Recruiters, start your engines, because Generation Z is fast approaching the workforce and they’re plenty different than their Millennial siblings. While Millennials have been arguably the most researched and dissected generation, Gen Z has quietly swelled in size and influence.
The generation born after 1998 already makes up for a staggering 25 percent of America’s population, and the numbers are only growing. Soon Gen Z will be graduating college and flooding the workforce. Recruiters need to ask themselves if they’re ready for this tsunami of talent, and if they can really communicate with Gen Z in a language this tech-savvy talent can understand.
How Was Gen Z Shaped?
A combination of rapid technological advancement and the economic collapse have had a huge impact already on Gen Z. This generation is more plugged in than ever before, with smartphones and tablets allowing them to communicate with anyone from pretty much anywhere.
They also, however, are more worried about the economy than any previous generation, probably thanks in part to the economic recession. According to research from Spark & Honey, Gen Z worries about the economy more than anything else, including crime, politics, and their parent’s job security. This probably explains why the same report found 57 percent of Gen Z would rather save money than spend it.
What is Gen Z Looking for Professionally?
So, how do you communicate with Gen Z and speak their language? You don’t need to start learning how to use emojis, but you should know what drives this text-happy generation.
Gen Z isn’t happy to just sit back and collect a paycheck, and they’ve seen advanced education doesn’t always translate into a happier career. Compared to 71 percent of Millennials, only 64 percent of Gen Z are considering an advanced college degree.
Instead, Gen Z is more entrepreneurial, more focused on giving back, and more hopeful to turn their passions into their careers. The report by Spark & Honey found 76 percent of Gen Z (compared with just 50 percent of Millennials) want to turn their passion into a full-time job. Compared with only 39 percent of Millennials, 60 percent of Gen Z wants to leave a lasting impact on the world. These candidates will be more focused on giving back and on careers which allow them to do good in the world.
Finally, Gen Z is more entrepreneurial. A study by Millennial Branding and Internships.com discovered 72 percent of high school students want to start a business someday, and 61 percent would rather be an entrepreneur than a worker bee.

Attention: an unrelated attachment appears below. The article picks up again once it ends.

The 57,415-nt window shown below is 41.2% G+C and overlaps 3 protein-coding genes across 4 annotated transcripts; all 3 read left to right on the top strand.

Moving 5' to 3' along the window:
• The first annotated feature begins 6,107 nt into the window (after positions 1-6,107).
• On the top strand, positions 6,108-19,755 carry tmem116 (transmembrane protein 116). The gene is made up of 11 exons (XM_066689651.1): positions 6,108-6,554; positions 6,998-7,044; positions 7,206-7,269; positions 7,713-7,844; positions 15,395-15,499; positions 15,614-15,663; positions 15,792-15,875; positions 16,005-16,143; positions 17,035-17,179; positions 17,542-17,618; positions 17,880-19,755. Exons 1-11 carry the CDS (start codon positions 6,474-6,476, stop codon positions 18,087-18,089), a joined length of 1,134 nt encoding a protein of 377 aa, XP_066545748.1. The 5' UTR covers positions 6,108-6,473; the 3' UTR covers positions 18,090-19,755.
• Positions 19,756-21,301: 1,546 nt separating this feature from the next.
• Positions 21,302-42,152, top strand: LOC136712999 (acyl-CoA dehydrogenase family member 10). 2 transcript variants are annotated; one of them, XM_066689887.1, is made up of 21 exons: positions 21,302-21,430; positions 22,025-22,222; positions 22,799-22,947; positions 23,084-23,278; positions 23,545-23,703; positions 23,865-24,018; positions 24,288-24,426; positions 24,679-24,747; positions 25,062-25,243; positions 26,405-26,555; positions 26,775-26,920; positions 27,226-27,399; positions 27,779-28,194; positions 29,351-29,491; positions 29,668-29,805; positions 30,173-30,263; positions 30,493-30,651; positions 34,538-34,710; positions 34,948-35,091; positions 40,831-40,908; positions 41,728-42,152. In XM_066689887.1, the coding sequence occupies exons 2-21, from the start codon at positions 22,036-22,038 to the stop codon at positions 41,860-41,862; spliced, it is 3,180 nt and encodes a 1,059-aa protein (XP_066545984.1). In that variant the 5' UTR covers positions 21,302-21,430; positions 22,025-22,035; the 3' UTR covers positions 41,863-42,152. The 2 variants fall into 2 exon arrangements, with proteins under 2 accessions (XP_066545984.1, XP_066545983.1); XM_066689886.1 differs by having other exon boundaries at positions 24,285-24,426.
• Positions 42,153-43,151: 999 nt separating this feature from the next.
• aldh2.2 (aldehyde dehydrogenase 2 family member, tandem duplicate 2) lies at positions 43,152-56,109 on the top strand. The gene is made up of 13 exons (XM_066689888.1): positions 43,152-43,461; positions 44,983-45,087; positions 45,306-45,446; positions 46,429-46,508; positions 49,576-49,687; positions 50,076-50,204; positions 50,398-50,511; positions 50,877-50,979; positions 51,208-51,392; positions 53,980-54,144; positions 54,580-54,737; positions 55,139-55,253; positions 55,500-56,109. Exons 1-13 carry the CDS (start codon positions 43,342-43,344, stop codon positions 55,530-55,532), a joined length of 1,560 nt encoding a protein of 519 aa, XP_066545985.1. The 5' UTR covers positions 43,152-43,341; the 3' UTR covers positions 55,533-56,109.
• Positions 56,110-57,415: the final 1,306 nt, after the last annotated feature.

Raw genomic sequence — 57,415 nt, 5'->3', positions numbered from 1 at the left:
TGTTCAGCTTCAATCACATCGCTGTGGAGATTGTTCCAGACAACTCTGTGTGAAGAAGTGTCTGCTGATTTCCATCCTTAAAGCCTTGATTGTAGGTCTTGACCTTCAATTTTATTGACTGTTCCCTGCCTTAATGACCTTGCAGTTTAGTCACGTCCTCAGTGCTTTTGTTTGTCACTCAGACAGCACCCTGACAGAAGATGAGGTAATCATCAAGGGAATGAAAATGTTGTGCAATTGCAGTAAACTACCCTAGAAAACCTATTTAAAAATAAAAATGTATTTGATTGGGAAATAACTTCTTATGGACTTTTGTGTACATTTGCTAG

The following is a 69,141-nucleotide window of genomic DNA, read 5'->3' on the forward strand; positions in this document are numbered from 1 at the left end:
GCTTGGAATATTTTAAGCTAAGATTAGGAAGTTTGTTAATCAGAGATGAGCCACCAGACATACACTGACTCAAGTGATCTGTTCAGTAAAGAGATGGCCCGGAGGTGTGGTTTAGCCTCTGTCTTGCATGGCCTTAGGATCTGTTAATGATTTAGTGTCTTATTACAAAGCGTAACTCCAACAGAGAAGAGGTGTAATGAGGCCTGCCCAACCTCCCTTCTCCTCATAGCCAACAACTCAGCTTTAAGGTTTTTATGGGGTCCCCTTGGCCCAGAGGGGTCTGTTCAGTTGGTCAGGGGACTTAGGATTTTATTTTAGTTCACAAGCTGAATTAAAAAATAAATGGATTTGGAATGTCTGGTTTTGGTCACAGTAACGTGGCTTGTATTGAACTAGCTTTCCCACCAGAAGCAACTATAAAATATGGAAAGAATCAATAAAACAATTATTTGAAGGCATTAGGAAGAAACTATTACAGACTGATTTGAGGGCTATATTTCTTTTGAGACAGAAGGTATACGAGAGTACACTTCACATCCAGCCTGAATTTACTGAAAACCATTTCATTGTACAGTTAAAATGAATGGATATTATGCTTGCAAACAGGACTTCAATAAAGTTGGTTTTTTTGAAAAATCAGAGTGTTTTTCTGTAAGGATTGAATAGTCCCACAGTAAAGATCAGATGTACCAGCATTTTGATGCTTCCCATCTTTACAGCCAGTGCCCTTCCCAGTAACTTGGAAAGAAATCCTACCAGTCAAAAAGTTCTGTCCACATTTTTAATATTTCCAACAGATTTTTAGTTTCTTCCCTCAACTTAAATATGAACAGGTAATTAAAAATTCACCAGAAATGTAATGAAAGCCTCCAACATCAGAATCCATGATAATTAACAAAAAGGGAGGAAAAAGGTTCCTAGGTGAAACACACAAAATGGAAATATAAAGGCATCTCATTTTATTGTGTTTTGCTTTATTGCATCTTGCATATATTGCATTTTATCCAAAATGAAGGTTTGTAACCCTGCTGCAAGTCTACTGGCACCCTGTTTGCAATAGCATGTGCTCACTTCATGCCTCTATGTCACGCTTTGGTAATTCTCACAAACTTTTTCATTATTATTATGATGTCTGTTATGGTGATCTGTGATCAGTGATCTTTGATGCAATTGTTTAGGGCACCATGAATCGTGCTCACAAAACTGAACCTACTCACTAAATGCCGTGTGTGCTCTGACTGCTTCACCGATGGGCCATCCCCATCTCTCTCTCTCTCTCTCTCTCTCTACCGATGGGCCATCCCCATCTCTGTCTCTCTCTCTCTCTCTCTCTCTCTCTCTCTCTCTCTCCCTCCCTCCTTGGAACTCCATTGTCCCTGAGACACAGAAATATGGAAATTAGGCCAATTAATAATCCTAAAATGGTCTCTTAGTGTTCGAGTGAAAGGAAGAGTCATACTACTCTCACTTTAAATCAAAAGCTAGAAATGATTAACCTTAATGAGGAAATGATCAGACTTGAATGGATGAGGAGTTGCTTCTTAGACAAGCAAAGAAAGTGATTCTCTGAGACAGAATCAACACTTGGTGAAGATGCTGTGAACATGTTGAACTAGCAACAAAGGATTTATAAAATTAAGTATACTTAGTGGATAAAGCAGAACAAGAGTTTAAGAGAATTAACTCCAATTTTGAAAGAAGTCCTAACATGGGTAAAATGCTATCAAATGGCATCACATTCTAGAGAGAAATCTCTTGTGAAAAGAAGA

To capture this talent looking to forge their own path, you’ll need to offer opportunities for growth, for innovation, and to create a path within an organization and spearhead new projects. Gen Z won’t be happy sitting back and letting someone else take the reins, so companies looking to attract this talent will be smart to make innovation part of the company culture.
How Does Gen Z Communicate?
Gen Z is the mobile generation, multitasking across five screens daily according to the Sparks & Honey report. They’re on social media constantly, documenting every second of their lives in tweets, statuses, and pictures.
To communicate with Gen Z, you’re going to need a social recruitment plan. Start early by reaching out to young candidates who have interest in the area of your company or clients. Go to career day at the local high school or college, and talk about the company’s culture and mission statement.
Stay in contact with talented and passionate Gen Z potential candidates using social channels like an official Facebook page, LinkedIn profile, or Twitter account. Use these social tools to prompt industry-related discussions and to share good news and information about what the company is doing to help the world. Show off the company culture, and by the time the best Gen Z talent turns the tassel, they’ll already have brand awareness of your company and an interest in joining in the fun.
How Can You Find and Nurture the Best Gen Z Candidates?
Finding the best Gen Z candidates means speaking their language and connecting with them where they live. It’s also good to know Gen Z is more volunteer focused and more entrepreneurial in spirit. Perhaps it’s time for your company or clients to start a volunteer group, and open it up to young talent interested in making a difference.
You might also want to sponsor high school or college business conferences, science fairs, or competitions. Giving a helping hand will increase knowledge of your company, create positive associations, and build brand ambassadors.
To connect with Gen Z, you’ll want to connect early and often, by lending a helping hand and providing mentorship and opportunities. If you don’t already have an internship program, now is the time to start considering the benefits bringing young talent into the company fold can bring. Look to give Gen Z candidates and students the ability to create their own opportunities and give back in a meaningful way.
Gen Z is coming, and you don’t want to get caught unawares. By getting to know this generation and honing your recruitment tools, you can speak to this new wave of talent more directly and find the very best people to lead your company or clients into the future.
What do you think? How are you preparing for Gen Z? Share in the comments!
Amit Chauhan is the CEO and co-founder of Recroup, an entry-level hiring platform that allows employers to find the right talent by getting to know the person behind the resume. Connect with Amit and the Recroup team on Twitter and LinkedIn.
Image courtesy of photostock at FreeDigitalPhotos.net
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